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Calculations of files

Day              price1          price2

2/2/2000         10                15

3/2/2000         12                18

4/2/2000         14                19

How could I plot x=day and y=price1?

file = xlsread('example.xls');

x = file(:,1);

y = file(:,2);


plot(x,y);

It doesn't give the days in x line it gives numbers 0, 1, 2 insted of 2/2/2000

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marked as duplicate by Eitan T, bla, Bohemian, t0mm13b, Frank van Puffelen Jan 11 '13 at 1:46

This question has been asked before and already has an answer. If those answers do not fully address your question, please ask a new question.

1  
Do you already have code that's broken, or are you trying to get someone to just write the code for you? –  Haz Jan 10 '13 at 21:18
    
Is this C or MATLAB? Why are both tagged? –  Squazic Jan 10 '13 at 21:20
    
Huh? How is this a duplicate of the linked question? This question concerns getting plots to display dates instead of numbers. The linked question concerns finding the difference between two sequential price observations - I know because I checked before answering. What am I missing?!? –  Colin T Bowers Jan 11 '13 at 2:44
    
ps If anyone with 3000 rep comes past here, please have a look at the linked question, and if you agree with me, please vote to reopen. Otherwise, please add a comment indicating how this question duplicates, cause it sure ain't obvious to me! –  Colin T Bowers Jan 11 '13 at 4:04
    
I agree with @ColinTBowers this should be opened again. –  s.bandara Jan 11 '13 at 19:07

3 Answers 3

You can use date strings to label your xtick marks in the plot. First we need to convert the date number to a date sting, using datestr.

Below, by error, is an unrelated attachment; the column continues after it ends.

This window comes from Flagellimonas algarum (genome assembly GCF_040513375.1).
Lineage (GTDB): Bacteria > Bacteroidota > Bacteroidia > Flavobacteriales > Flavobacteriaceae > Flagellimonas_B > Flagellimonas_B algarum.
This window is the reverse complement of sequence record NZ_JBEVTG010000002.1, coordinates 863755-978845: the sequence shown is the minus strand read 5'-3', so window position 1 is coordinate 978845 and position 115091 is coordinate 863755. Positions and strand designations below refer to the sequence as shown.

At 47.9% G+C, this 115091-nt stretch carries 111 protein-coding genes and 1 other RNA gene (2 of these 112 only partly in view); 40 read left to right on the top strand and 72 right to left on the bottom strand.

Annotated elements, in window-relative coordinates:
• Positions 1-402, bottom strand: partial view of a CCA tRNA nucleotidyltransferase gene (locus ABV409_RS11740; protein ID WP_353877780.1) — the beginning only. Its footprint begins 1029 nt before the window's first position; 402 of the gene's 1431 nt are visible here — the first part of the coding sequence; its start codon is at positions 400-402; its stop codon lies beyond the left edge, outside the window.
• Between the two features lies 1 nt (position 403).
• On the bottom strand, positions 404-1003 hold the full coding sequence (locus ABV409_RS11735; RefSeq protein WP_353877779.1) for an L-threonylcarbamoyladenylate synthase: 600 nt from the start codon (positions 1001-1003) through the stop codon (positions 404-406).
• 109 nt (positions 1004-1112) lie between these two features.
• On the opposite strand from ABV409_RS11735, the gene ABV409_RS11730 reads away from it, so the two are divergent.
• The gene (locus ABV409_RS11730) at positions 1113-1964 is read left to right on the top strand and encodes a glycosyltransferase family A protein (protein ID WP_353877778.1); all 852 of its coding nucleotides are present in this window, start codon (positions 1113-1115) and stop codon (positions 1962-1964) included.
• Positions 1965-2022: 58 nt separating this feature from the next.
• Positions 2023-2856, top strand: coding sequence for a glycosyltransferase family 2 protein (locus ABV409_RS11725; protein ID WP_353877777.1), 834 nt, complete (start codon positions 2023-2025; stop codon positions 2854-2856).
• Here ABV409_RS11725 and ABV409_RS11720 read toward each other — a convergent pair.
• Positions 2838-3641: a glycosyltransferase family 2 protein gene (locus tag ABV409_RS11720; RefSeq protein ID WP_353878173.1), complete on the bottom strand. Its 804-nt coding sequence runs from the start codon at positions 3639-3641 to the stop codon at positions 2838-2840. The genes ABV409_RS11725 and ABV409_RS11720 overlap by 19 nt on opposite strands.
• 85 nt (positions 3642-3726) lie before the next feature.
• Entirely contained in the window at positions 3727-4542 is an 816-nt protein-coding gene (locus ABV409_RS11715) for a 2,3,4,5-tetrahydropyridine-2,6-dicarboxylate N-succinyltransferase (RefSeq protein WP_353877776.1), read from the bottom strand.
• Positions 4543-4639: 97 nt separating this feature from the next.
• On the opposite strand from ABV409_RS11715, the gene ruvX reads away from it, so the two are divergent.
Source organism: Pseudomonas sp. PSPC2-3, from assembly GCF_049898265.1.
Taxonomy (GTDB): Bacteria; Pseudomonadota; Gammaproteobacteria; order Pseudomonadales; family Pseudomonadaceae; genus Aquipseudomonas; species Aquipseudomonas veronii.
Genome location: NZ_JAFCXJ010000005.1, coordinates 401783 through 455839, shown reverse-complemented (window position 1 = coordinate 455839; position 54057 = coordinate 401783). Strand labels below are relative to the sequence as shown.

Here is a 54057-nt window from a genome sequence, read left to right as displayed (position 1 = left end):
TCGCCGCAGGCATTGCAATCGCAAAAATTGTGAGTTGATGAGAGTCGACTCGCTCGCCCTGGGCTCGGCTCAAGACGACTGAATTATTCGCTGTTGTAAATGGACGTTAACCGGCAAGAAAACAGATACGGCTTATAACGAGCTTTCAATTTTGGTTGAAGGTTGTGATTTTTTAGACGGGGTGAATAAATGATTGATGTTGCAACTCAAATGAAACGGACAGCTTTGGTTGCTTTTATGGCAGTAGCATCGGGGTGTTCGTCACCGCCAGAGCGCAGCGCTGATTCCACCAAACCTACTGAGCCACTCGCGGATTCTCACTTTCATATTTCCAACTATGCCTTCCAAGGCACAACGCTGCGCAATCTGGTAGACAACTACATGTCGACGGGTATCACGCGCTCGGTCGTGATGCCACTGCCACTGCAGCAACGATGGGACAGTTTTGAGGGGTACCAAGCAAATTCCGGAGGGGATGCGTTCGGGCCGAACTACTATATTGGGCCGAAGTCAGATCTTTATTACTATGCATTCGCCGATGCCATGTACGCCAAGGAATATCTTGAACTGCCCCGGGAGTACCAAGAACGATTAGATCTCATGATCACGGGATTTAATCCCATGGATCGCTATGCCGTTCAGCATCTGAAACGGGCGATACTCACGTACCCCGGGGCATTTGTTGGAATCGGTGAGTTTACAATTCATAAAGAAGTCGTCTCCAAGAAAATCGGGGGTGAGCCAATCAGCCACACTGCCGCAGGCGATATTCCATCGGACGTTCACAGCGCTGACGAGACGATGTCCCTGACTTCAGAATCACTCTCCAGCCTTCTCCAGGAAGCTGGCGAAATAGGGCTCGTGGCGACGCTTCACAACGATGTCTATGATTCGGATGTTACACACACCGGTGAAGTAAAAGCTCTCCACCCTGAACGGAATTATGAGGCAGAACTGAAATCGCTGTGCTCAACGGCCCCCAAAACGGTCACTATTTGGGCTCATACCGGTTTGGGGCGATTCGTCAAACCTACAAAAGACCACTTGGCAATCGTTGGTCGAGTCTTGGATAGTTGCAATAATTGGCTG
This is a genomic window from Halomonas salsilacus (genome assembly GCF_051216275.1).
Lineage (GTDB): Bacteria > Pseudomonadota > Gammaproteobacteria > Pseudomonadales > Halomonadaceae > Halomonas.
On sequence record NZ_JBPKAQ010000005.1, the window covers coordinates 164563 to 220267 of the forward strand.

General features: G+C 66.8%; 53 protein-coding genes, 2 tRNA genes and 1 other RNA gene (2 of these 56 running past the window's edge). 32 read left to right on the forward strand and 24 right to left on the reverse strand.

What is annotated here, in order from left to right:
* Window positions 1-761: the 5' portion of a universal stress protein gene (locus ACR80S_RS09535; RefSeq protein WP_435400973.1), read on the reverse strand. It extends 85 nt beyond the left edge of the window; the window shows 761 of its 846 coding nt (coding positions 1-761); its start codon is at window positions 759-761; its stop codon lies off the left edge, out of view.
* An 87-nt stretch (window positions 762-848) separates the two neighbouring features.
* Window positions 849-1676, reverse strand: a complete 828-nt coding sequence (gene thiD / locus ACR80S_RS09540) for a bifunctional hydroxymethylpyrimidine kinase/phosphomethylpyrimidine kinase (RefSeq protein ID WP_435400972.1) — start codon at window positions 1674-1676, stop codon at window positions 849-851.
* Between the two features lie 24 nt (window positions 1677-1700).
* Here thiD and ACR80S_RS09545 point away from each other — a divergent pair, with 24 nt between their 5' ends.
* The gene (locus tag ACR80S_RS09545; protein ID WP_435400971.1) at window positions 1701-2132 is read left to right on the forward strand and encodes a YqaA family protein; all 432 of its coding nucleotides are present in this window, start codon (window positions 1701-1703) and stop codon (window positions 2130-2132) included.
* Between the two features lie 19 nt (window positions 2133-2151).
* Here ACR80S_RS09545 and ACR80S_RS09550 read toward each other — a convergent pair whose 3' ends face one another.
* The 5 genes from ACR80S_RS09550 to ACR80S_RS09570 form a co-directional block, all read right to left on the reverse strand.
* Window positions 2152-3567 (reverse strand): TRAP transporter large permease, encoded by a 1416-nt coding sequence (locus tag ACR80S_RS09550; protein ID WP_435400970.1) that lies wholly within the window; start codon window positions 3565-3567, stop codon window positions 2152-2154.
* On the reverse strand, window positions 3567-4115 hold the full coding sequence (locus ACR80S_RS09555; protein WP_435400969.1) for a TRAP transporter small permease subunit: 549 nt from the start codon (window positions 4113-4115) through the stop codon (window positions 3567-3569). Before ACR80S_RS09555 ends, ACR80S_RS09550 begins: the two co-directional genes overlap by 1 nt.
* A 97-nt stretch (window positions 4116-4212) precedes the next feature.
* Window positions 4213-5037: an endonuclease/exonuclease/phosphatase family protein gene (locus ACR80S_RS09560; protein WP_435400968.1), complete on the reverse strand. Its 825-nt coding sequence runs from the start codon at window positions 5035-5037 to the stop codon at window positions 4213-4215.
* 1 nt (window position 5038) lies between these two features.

[file, text] = xlsread('example.xls');
x = file(:, 1);
y = file(:, 2);
x0 = datenum(2000, 2, 2);
cal = cellstr(datestr(x + x0));

Then we can plot and label the tickmarks.

plot(x, y);
set(gca(), 'xtick', 1 : length(y), 'xticklabel', cal);;
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FYI I've suggested using datetick to solve the problem of getting dates on the x-axis. Have a look into it - once I discovered this marvelous function I never looked back :-) ps I agree that it is confusing that OP's current numbers start at 0. I think that is a separate problem. –  Colin T Bowers Jan 11 '13 at 2:50
    
Thanks, very interesting. +1 –  s.bandara Jan 11 '13 at 2:52

The neatest method for getting the x-axis to display dates is via the datetick function. I used to do it manually, as the other answers to this question suggest doing, until I discovered this wonderful function.

Cut and paste the following example into a Matlab script and run it line-by-line:

y = randn(4, 1); %# Simulate random observations
Dates = {'1/1/2000', '2/1/2000', '3/1/2000', '4/1/2000'}; %# Build a vector of date strings
DatesNum = datenum(Dates, 'dd/mm/yyyy'); %# Convert date strings to date numbers
plot(DatesNum, y); %# Plot the data
datetick('x', 'dd/mm/yyyy'); %# Convert date numbers on plot to string format

The last line essentially says "on the x axis of the current plot, display the numbers in date-time format, using the format string dd/mm/yyyy".

Once you are familiar with how this example works, you should be able to adapt this example to your code.

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If you do not have an Excel COM server available (likely the case if you are running on unix/linux), the dates will appear as Excel serial date numbers (an integer). These are different from MATLAB date serial numbers. They can be converted using x2mdate():

file = xlsread('example.xls')
file(:,1) = x2mdate(file(:,1))
set(gca,'Xtick',file(:,1),'XTickLabel',datestr(file(:,1)))

Here I am assuming that the dates in your date column are formatted as dates by Excel/LibreOffice and not as strings.

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Are you sure his numbers are serial date numbers? They wouldn't start with 0 for the first row, would they? In my answer I shift the date within datenum's system, but that's not a great way to do it. I don't understand why he's seeing those numbers start at 0, do you? –  s.bandara Jan 10 '13 at 21:50
    
I assumed serial date numbers because I thought that OP was only indicating that they were positive integers. If they really do start at 0, I agree, it's very strange. –  Keith Jan 11 '13 at 19:04

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